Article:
• Would you say that you struggle to get resources and information to make better decisions at work? [Yes / No]
  • You feel that you’re rewarded for your dedication, effort, and commitment towards your work. [Rate on a scale]

These types of questions can be sensitive. They require the employee to be honest about their satisfaction with managers, workplace communication, and rewards systems. So it’s important to make these questions anonymous.

Using workplace digital communication, you can implement employee newsletter ideas like regular feedback by embedding questions—including pulse surveys questions—on your recurring communications.

With ContactMonkey, you can choose from a variety of surveys—like emoji reactions, star ratings, yes/no, thumbs up/down, and more:

Screenshot of survey options within ContactMonkey's email template builder.

In addition to these responses, you can enable employee commenting to give your employees the chance to add anonymous comments to their survey responses. After clicking their response in the email, they will be shown a window where they can enter their feedback.

You can learn how to increase internal email click-through rate by implementing internal newsletter best practices.

Screenshot of anonymous employee comment box inserted into an email using ContactMonkey's email template builder.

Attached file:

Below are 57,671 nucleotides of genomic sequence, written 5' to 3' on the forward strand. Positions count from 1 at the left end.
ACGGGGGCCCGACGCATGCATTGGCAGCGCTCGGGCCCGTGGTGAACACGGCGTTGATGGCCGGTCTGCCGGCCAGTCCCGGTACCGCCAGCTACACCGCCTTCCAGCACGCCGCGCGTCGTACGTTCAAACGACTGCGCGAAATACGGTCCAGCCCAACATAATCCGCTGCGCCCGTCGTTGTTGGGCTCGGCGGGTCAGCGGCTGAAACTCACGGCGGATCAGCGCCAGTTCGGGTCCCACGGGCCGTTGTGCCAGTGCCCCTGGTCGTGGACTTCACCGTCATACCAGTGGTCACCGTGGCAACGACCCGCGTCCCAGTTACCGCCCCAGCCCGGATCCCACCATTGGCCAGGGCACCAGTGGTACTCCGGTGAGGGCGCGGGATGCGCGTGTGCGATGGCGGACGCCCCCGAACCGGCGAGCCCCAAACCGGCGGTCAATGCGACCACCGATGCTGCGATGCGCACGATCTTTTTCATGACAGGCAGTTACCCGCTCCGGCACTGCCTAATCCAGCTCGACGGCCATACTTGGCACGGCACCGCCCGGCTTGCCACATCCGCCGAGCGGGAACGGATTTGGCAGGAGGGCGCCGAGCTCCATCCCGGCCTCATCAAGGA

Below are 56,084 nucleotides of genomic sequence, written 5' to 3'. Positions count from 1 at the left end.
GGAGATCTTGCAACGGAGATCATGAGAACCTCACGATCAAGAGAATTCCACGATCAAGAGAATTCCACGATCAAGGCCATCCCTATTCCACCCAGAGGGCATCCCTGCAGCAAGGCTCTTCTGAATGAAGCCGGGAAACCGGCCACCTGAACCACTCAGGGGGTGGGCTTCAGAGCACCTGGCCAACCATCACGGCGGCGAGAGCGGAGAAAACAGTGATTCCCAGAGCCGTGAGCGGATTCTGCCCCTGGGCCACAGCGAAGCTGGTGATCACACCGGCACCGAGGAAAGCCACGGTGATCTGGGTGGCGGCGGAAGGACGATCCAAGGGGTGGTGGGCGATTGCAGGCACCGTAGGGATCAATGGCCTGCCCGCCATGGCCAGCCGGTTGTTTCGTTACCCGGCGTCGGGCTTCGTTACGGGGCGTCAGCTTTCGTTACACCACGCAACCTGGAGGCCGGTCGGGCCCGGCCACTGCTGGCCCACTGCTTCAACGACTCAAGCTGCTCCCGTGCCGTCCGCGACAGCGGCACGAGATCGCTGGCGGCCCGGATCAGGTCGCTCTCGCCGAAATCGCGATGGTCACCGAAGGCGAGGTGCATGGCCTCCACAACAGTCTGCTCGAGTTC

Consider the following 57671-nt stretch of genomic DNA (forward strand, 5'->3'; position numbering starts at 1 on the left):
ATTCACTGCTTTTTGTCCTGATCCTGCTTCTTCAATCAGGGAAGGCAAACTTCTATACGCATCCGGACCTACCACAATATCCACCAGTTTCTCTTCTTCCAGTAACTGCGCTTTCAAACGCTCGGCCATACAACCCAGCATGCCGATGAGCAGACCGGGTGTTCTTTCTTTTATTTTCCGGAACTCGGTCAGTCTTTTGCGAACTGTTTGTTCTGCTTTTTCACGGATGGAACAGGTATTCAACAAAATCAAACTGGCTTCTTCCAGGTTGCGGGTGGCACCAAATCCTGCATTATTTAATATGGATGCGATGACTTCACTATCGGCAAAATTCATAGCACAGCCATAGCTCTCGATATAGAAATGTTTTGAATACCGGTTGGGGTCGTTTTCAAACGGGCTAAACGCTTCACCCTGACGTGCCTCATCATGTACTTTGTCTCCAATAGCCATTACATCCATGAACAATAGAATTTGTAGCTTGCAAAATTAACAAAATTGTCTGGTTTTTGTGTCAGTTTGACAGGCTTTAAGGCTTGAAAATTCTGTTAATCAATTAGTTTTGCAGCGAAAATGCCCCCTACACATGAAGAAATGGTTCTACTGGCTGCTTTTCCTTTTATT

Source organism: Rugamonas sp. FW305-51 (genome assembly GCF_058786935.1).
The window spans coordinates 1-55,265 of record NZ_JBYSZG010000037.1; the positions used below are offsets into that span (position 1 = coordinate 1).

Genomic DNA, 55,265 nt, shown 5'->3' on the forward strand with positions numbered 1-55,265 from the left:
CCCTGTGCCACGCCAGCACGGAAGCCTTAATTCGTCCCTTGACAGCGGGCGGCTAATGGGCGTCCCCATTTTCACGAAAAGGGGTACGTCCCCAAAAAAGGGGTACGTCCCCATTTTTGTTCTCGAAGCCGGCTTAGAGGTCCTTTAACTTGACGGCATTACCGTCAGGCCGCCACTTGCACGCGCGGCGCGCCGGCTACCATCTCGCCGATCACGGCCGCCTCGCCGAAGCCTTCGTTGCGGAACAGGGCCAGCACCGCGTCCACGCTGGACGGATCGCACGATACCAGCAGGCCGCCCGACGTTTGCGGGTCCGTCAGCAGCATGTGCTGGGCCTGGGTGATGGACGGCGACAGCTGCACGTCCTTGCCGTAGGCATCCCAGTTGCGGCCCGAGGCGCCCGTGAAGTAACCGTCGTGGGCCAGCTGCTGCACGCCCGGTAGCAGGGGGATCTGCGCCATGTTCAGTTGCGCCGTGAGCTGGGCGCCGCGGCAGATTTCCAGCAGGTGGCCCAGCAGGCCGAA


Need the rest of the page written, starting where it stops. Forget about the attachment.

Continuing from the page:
All of your anonymous employee feedback is collected and visualized within your analytics dashboard. From there you can sort your responses by department, location, and other criteria.

When you use ContactMonkey, it’s fast and easy to collect and analyze your employee feedback. Learn how to create anonymous surveys with ContactMonkey using our step-by-step guide.

Not sure what questions to use to collect anonymous feedback? Try using ContactMonkey’s OpenAI ChatGPT integration to generate survey questions based on prompts you provide. Simply describe what you’d like to accomplish, choose the generated questions that best suit your needs, and edit them according for you audience.

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Solicit Employee Feedback—Anonymous Or Not

As we’ve explored, there are numerous pros and cons to implementing an anonymous feedback system in the workplace. No matter which side of the issue you stand on, it’s clear: getting regular employee feedback is essential to success in the modern workplace.

When employees freely share their opinions, organizations retain employees and even perform better. In fact, one study found that when leaders at a national restaurant chain took the advice of managers, it reduced employee turnover by 32% and saved $1.6 million a year.

Luckily, consistently collecting this kind of invaluable data is easier than ever with ContactMonkey, which lets users create anonymous surveys in multiple ways, including pulse surveys, emoji reactions, and comment fields.

And ContactMonkey doesn’t only collect this data. It also provides detailed, easy-to-understand analytics to help you identify internal communication trends and make data-driven decisions to improve the workplace.